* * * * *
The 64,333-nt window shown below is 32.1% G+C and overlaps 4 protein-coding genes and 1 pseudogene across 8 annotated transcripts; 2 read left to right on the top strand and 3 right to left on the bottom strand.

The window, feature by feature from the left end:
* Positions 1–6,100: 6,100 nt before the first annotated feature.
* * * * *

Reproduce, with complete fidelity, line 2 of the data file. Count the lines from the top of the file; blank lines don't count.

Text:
The window, feature by feature from the left end: